Why do we now have two separate mechanisms by which workers report status to the server?
This has been bugging me at a low level for a few days, but I only just realized exactly what it is that's bugging me...
So mudler recently implemented this whole code path by which workers report their status to the server via websockets - the implementation has pinged around a bit, but basically
call_websocket in lib/OpenQA/Worker/Common.pm sets up a timer called 'workerstatus-$host' that sends a status update to the server via websockets every 15 seconds.
Only...we already have a mechanism by which workers send regular status updates to the host, only that one uses API POSTs, not websockets. This uses the
update_status API sub (in lib/OpenQA/WebAPI/Controller/API/V1/Job.pm), and is implemented in lib/OpenQA/Worker/Jobs.pm and lib/OpenQA/Worker/Commands.pm : basically they set up a timer called 'update_status' at the start of each job, which calls a sub also called 'update_status' which calls another sub called 'upload_status', which does the actual work (ultimately sending a POST to the /jobs/(jobid)/status API endpoint).
I am not 100% clear about what actually depends on the POSTed status updates any more. I believe the 'dead worker detection' code in lib/OpenQA/WebSockets/Server.pm used to depend on it, but it seems that since 246efe2b6 , that code uses the last time the worker checked in via websockets as its last 'seen' time, rather than the last time it POSTed a status update.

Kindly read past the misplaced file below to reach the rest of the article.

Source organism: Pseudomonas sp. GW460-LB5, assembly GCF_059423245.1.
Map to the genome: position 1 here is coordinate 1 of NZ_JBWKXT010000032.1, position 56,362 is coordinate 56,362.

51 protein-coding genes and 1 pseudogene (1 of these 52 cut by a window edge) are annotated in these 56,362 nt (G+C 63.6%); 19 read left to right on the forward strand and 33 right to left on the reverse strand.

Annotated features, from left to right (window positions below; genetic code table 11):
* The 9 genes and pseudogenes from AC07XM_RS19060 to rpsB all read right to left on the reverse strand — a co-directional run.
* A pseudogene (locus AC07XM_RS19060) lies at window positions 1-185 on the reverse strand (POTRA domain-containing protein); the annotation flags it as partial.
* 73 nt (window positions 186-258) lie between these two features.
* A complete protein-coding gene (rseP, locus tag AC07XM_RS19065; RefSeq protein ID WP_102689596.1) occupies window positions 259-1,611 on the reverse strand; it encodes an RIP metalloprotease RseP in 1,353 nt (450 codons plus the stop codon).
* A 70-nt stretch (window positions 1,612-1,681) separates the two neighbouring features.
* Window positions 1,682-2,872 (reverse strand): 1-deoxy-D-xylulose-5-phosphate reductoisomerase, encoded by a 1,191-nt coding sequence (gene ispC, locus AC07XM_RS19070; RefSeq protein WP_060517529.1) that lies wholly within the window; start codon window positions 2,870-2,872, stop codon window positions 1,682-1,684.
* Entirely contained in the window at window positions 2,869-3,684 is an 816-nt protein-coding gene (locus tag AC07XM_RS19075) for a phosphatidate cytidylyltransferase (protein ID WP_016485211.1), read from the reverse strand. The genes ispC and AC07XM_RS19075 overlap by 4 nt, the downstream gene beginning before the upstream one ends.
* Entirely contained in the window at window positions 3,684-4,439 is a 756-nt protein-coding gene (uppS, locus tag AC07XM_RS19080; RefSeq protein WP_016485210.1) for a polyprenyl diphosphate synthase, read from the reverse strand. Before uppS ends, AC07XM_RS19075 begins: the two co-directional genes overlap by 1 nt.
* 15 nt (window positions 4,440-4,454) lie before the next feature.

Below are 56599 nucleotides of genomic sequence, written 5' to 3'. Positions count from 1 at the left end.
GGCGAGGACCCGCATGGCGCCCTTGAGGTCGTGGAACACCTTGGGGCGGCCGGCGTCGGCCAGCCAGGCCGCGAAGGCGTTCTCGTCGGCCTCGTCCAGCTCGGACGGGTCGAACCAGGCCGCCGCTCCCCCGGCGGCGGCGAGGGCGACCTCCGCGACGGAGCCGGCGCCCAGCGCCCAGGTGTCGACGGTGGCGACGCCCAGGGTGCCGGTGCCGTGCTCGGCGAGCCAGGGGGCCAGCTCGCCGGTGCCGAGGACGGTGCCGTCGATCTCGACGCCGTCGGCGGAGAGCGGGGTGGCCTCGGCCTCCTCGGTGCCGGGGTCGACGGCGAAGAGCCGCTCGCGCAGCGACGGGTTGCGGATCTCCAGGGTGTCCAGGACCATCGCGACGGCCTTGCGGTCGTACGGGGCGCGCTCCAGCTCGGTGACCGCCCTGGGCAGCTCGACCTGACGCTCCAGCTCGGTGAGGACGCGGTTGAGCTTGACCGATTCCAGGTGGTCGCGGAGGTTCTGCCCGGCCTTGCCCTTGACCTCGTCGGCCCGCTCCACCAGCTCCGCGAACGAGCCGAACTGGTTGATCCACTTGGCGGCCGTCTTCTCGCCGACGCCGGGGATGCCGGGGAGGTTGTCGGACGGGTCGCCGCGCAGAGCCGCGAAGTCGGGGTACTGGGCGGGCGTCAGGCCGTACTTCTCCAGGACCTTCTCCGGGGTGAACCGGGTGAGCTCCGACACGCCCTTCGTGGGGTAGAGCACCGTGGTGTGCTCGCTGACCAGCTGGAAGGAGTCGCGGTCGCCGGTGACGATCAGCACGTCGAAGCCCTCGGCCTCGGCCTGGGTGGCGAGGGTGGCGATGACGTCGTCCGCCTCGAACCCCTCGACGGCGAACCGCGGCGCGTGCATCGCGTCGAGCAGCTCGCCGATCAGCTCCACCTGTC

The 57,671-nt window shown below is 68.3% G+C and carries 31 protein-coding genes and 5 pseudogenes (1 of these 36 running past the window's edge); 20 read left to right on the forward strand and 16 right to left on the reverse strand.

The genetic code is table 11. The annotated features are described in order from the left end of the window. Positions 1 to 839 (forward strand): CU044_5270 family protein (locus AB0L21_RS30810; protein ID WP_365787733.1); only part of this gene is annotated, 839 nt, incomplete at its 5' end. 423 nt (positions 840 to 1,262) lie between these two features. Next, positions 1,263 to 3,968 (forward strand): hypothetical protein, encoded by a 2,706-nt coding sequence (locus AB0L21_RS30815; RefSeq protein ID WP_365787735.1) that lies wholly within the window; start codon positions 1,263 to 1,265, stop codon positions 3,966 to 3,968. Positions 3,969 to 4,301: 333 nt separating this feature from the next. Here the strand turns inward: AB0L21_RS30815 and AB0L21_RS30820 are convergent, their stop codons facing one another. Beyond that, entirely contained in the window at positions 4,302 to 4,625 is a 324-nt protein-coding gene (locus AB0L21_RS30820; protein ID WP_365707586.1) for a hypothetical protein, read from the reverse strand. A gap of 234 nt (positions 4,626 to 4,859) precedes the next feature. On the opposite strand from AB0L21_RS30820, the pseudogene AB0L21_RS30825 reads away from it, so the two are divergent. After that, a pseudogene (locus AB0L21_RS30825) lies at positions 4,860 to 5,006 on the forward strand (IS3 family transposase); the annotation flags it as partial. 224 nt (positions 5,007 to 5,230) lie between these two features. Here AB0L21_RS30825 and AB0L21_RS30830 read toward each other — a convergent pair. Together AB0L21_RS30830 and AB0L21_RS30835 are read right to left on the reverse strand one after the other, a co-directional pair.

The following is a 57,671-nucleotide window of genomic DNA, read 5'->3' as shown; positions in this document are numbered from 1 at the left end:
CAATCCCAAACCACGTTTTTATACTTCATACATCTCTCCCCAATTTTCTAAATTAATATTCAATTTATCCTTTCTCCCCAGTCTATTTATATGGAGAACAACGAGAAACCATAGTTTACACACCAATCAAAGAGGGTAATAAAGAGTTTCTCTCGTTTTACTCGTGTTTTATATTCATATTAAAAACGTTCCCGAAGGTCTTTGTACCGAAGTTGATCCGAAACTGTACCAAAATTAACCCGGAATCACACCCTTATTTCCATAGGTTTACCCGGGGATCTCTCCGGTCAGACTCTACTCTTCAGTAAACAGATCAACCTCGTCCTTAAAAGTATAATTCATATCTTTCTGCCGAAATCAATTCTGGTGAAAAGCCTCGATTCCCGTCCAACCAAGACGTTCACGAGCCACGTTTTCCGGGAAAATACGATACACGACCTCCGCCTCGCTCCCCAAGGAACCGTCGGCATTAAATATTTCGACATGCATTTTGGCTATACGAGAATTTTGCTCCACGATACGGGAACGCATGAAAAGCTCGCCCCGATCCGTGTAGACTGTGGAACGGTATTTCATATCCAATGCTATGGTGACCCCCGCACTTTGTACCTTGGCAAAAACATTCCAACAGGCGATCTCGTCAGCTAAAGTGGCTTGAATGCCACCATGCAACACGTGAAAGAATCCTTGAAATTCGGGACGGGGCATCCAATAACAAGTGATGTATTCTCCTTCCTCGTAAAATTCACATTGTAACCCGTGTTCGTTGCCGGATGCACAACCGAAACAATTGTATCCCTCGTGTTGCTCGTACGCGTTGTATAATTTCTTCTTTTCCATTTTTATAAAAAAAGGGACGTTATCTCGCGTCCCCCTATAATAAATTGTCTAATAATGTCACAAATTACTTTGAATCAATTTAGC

This doesn't seem like good design in general. Can we reconcile these mechanisms somehow? If it's in progress, could this maybe be explained somehow (code comments) to be less confusing?
#1 Updated by AdamWill over 2 years ago
One practical consequence of the POST mechanism is that the server runs various checks before deciding whether to accept those status updates - including checking whether it thinks the job mentioned belongs to the worker that's sending the message - and refuses them (sends back a 400 error) if any of the checks fail. When the worker sends an API call, it expects an 'ok' response, and if it doesn't get one, it tries twice more (every five seconds), and if it doesn't get an 'ok' response on any of the tries, it aborts the job and un-registers then re-registers itself with the server.